Employment tax aspects of the Spring 2017 Budget

United Kingdom

Every year, a controversial aspect of the Budget emerges. This year’s battleground seems to be the increase in NIC rate for the self-employed from April 2018.

Although not directly related to employment tax, it is another sign of a likely trend over the next few years to align the tax/NIC treatment of the employed and self-employed (whether they operate through service companies or on their own account). The self-employed have for some time enjoyed a lower rate of tax and NICs, partly explained by the fewer State benefits that they are able to receive but mostly because of a lighter burden historically being placed on entrepreneurial activities.

However, that favourable tax burden and regime of unfavourable benefit coverage (and statutory protection regime as a whole) is now being examined by a large number of Government and Parliamentary reviews. They are concerned by the blurring of employment and self-employment, and in particular the use of self-employment as a means of reducing wage bills and tax payments and leaving workers exposed when it comes to benefit rights. The main focus is on low pay arrangements, but there seems no reason to think that the higher remuneration arrangements of consultancy arrangements through personal service companies will also not be caught.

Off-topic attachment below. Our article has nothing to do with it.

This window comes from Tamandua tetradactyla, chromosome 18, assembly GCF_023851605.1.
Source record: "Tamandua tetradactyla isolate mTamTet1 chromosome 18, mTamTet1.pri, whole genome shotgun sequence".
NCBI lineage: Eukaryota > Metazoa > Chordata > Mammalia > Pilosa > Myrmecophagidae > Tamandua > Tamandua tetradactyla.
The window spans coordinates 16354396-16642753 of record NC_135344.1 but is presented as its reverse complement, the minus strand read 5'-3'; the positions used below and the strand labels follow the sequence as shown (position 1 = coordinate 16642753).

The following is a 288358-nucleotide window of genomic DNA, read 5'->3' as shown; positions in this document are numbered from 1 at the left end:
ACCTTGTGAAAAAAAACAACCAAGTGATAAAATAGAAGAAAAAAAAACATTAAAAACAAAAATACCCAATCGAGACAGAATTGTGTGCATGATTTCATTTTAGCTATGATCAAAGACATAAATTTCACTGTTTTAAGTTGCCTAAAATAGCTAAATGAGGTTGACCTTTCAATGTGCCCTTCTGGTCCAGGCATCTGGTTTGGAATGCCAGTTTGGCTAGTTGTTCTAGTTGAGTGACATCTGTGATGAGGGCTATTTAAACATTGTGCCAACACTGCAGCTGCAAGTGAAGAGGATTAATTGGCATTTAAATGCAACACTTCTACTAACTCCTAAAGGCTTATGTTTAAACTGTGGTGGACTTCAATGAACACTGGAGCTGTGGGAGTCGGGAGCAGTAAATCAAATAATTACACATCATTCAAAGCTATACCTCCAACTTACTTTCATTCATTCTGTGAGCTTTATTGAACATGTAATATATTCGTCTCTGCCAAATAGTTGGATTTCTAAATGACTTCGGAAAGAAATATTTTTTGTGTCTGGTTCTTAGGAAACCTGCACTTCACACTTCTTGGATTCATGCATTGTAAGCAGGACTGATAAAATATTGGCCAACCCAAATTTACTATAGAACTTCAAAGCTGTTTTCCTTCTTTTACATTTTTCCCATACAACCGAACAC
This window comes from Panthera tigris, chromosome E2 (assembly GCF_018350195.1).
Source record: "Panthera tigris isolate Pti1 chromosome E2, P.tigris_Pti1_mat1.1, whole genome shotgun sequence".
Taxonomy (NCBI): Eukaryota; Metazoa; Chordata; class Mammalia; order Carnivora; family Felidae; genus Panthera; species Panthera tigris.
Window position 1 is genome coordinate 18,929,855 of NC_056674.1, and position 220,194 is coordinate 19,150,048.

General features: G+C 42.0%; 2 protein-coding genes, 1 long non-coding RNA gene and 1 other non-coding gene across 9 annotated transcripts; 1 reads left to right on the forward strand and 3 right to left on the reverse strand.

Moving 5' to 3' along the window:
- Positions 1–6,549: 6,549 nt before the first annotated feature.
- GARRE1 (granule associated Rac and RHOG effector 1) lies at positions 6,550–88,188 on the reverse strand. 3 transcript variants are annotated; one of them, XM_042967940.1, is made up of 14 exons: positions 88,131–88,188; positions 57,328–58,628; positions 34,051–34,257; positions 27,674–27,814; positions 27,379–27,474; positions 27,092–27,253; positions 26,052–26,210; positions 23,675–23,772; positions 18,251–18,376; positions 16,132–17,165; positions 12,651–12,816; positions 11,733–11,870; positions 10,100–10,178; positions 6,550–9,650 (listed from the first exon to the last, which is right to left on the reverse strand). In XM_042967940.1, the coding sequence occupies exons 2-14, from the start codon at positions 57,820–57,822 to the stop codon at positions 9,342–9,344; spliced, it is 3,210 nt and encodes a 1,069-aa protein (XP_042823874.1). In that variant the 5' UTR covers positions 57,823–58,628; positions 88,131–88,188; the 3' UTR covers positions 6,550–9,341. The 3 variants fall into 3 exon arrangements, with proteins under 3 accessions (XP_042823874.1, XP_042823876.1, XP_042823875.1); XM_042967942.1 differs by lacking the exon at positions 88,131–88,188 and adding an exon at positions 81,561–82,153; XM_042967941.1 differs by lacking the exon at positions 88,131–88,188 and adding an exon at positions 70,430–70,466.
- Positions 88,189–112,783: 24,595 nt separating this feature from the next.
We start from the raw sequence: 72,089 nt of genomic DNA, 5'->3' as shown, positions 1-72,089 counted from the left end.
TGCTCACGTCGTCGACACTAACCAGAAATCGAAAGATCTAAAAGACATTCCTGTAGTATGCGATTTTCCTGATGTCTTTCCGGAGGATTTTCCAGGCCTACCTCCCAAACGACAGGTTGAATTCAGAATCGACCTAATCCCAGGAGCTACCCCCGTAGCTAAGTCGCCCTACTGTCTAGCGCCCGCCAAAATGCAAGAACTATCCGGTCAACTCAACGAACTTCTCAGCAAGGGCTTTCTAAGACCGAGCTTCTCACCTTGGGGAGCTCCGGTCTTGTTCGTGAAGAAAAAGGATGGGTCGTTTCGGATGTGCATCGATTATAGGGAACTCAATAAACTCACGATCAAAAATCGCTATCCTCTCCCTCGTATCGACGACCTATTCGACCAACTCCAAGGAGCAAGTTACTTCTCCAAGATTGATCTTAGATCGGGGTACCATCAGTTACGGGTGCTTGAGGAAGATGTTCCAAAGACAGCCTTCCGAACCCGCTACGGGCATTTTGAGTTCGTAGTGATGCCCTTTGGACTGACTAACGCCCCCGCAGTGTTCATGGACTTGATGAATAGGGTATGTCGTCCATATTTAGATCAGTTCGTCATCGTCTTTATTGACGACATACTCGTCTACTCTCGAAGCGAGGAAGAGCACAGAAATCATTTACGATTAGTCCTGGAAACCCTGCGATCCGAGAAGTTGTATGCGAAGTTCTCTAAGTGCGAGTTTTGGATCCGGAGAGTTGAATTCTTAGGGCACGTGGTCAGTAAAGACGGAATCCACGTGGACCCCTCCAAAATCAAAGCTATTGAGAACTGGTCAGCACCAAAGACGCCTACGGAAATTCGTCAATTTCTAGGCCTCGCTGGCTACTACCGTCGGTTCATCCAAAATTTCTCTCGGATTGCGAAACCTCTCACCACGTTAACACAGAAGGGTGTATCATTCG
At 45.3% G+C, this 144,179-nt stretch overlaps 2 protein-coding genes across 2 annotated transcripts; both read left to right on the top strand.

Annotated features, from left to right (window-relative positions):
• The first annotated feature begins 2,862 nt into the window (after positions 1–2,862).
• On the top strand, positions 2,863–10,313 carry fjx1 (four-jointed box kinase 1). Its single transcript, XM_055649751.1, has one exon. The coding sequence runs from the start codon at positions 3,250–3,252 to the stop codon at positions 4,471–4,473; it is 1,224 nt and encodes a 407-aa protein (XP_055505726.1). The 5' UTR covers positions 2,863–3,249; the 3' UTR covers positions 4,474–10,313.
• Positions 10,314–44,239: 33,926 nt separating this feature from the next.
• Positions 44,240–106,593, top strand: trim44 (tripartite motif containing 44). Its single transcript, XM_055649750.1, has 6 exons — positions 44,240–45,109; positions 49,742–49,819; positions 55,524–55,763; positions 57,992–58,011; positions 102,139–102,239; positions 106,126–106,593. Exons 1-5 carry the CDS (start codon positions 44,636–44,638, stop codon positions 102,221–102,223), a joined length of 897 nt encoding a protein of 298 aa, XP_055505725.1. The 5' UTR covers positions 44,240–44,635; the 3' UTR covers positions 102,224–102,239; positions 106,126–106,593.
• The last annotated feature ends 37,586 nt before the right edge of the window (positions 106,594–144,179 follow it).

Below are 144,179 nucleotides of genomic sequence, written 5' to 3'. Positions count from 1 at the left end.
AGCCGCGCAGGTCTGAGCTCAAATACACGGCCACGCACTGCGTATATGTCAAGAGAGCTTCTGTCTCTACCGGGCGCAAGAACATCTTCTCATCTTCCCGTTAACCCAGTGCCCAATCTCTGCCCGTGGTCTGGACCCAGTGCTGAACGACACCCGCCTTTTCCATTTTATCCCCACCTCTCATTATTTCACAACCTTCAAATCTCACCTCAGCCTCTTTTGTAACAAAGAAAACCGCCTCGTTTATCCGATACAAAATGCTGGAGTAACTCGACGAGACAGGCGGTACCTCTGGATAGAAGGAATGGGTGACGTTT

It is likely that there will be more announcements over the next few years reducing the tax and NIC differences and all businesses should probably plan for this.

The Budget also confirmed that other expected changes will come into force as follows: 

  • The off-payroll working changes for public sector (but not private sector) clients will come into force from 6 April 2017 when it will affect existing and not just new contracts. Until now, end user clients have not, other than in exceptional circumstances, been caught by the many rules which recharacterise income received by contractors operating through companies and partnerships. From 6 April 2017, this will change for public sector end users who will have to determine whether those rules apply to each engagement and will be responsible for tax deductions and other tax compliance aspects (and if they fail to operate the system properly will be subject to penalties and interest etc.). This is a major change for public sector clients and may lead to public sector entities refusing to engage anyone other than as an employee for fear of the risk of getting it wrong, or equally for individuals who wish to use companies etc to supply their services declining public sector work. It may also be a sign of what is to come for the private sector. Again, this makes self-employment, in its broadest sense, that bit less attractive. 
  • Salary sacrifice changes (which take effect from 6 April 2017) (see here our most recent Law-Now on this) and changes to the termination payment regime (which take effect from 6 April 2018) (see here the comment from Graham Muir at Nabarro on this in the joint tax blog which CMS, Nabarro and Olswang now operate) were also confirmed. Practitioners will still be hoping though that some concessions on the salary sacrifice changes (which also capture cash alternatives) will emerge when the legislation is published in its supposed final form on 20 March.